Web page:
Degree Name

PhD (Doctor of Philosophy)



Date of Award


Committee Chair or Co-Chairs

Jill Stinson

Committee Members

Julia Dodd, Stacey Williams, Ginni Blackhart


Healthcare resources are especially limited in rural regions of the US. The lack of Primary Care Providers (PCPs) and mental/behavioral health services is problematic, as there are high rates of behavioral and medical concerns within rural populations. Special populations, such as rural persons with Serious Mental Illness (SMI), are medically complex and represent a vulnerable and underserved population. Healthcare outcomes for persons with SMI are poor compared to the general population and commonly lead to premature death. Various barriers prevent this population from accessing optimal healthcare, especially in rural areas, due to negative perceptions/stigma, a lack of understanding from PCPs, and a shortage of resources in general. The current study aimed to determine the extent of mental health training that rural PCPs receive regarding patients with SMI, as well as to evaluate their perceptions, knowledge, and experiences with these patients and understand providers’ perceptions regarding rates of patients with SMI who present to primary care clinics in rural settings. The current study used a sample of rural primary care providers (N = 90) , surveyed via USPS mail. Results indicated significant differences in reported mental health training among providers from different disciplines. Greater reported mental health training significantly predicted lower levels of stigma, more correctly identified medical conditions comorbid with SMI, and greater reported comfort and confidence in treating patients with SMI. Providers reported differences in the number of patients with and without SMI seen in rural clinics. Implications for these findings are discussed.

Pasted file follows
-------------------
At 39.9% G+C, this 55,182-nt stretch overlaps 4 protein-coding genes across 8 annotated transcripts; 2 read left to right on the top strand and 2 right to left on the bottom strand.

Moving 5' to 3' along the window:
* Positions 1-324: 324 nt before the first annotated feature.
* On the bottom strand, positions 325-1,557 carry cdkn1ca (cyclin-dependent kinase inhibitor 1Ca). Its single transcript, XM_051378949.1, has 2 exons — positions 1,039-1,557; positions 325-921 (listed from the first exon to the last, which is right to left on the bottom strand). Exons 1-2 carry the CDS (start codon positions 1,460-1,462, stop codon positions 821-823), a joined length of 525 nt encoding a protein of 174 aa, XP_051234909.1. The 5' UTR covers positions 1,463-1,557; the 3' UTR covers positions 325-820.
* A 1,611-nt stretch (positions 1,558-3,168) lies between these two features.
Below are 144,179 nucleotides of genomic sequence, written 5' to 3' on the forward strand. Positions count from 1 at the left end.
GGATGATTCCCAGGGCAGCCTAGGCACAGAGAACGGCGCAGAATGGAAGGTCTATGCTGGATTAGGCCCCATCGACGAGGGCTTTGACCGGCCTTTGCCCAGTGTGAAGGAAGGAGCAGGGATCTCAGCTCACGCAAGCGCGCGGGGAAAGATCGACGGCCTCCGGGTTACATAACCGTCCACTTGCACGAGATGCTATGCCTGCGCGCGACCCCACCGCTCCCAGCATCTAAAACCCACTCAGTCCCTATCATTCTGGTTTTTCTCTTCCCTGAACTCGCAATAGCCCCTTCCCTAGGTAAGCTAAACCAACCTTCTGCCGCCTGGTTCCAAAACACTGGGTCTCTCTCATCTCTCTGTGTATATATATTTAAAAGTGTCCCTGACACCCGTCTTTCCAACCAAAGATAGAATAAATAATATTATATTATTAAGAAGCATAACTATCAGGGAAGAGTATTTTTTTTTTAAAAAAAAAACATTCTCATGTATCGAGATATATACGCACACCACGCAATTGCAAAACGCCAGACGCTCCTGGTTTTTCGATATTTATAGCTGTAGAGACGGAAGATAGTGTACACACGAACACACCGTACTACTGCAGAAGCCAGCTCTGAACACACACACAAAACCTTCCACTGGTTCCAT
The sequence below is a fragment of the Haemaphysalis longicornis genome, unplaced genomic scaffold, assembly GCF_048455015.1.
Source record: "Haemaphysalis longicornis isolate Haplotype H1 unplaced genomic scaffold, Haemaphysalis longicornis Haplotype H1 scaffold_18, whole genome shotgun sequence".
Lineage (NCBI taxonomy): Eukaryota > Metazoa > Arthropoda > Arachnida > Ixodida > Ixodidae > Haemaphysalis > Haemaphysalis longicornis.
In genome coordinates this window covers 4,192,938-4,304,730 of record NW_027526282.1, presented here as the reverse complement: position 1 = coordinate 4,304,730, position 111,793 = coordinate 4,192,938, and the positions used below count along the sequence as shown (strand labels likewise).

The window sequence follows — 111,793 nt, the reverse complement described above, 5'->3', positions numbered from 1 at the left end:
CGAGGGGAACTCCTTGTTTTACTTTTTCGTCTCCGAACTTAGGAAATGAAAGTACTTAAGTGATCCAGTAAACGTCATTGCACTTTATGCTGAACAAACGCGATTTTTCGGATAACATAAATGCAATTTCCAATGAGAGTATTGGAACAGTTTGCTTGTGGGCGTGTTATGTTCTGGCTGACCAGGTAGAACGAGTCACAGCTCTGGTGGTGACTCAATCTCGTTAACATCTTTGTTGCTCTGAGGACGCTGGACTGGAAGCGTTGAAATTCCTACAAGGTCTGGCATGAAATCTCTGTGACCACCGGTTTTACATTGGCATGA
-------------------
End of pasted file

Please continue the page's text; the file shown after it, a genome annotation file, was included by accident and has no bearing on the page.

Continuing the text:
Document Type

Dissertation - unrestricted


Copyright by the authors.